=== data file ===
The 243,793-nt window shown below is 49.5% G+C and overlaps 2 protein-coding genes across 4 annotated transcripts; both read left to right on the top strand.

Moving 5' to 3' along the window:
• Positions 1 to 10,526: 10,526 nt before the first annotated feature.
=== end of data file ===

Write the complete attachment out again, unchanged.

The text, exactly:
The 243,793-nt window shown below is 49.5% G+C and overlaps 2 protein-coding genes across 4 annotated transcripts; both read left to right on the top strand.

Moving 5' to 3' along the window:
• Positions 1 to 10,526: 10,526 nt before the first annotated feature.